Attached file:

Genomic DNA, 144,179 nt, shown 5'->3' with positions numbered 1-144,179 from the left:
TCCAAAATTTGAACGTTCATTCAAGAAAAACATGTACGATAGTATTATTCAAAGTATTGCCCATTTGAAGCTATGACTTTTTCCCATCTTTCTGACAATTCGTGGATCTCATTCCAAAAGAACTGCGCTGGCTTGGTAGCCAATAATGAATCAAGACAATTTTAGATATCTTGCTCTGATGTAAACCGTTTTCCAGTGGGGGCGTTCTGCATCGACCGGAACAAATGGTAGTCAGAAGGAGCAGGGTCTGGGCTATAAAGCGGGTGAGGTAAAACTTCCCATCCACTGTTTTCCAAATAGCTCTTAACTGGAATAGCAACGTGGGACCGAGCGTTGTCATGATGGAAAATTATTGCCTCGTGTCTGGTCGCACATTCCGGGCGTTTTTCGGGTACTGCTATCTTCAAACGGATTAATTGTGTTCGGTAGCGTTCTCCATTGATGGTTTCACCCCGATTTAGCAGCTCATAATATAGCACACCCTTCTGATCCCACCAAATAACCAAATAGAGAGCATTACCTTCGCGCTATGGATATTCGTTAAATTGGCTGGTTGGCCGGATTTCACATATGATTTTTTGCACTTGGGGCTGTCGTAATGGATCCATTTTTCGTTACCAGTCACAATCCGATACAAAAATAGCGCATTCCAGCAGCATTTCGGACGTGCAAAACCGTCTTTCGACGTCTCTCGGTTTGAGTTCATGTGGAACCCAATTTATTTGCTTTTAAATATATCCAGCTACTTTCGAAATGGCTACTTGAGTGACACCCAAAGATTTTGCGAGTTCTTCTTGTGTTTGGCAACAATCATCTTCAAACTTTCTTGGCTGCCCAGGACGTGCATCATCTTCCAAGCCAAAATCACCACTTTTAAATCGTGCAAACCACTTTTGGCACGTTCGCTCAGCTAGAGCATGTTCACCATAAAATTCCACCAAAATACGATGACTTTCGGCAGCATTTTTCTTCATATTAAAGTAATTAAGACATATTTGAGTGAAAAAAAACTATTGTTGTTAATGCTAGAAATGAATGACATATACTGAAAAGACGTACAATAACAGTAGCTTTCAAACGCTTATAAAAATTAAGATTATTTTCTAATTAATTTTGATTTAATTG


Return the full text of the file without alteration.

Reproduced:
Genomic DNA, 144,179 nt, shown 5'->3' with positions numbered 1-144,179 from the left:
TCCAAAATTTGAACGTTCATTCAAGAAAAACATGTACGATAGTATTATTCAAAGTATTGCCCATTTGAAGCTATGACTTTTTCCCATCTTTCTGACAATTCGTGGATCTCATTCCAAAAGAACTGCGCTGGCTTGGTAGCCAATAATGAATCAAGACAATTTTAGATATCTTGCTCTGATGTAAACCGTTTTCCAGTGGGGGCGTTCTGCATCGACCGGAACAAATGGTAGTCAGAAGGAGCAGGGTCTGGGCTATAAAGCGGGTGAGGTAAAACTTCCCATCCACTGTTTTCCAAATAGCTCTTAACTGGAATAGCAACGTGGGACCGAGCGTTGTCATGATGGAAAATTATTGCCTCGTGTCTGGTCGCACATTCCGGGCGTTTTTCGGGTACTGCTATCTTCAAACGGATTAATTGTGTTCGGTAGCGTTCTCCATTGATGGTTTCACCCCGATTTAGCAGCTCATAATATAGCACACCCTTCTGATCCCACCAAATAACCAAATAGAGAGCATTACCTTCGCGCTATGGATATTCGTTAAATTGGCTGGTTGGCCGGATTTCACATATGATTTTTTGCACTTGGGGCTGTCGTAATGGATCCATTTTTCGTTACCAGTCACAATCCGATACAAAAATAGCGCATTCCAGCAGCATTTCGGACGTGCAAAACCGTCTTTCGACGTCTCTCGGTTTGAGTTCATGTGGAACCCAATTTATTTGCTTTTAAATATATCCAGCTACTTTCGAAATGGCTACTTGAGTGACACCCAAAGATTTTGCGAGTTCTTCTTGTGTTTGGCAACAATCATCTTCAAACTTTCTTGGCTGCCCAGGACGTGCATCATCTTCCAAGCCAAAATCACCACTTTTAAATCGTGCAAACCACTTTTGGCACGTTCGCTCAGCTAGAGCATGTTCACCATAAAATTCCACCAAAATACGATGACTTTCGGCAGCATTTTTCTTCATATTAAAGTAATTAAGACATATTTGAGTGAAAAAAAACTATTGTTGTTAATGCTAGAAATGAATGACATATACTGAAAAGACGTACAATAACAGTAGCTTTCAAACGCTTATAAAAATTAAGATTATTTTCTAATTAATTTTGATTTAATTG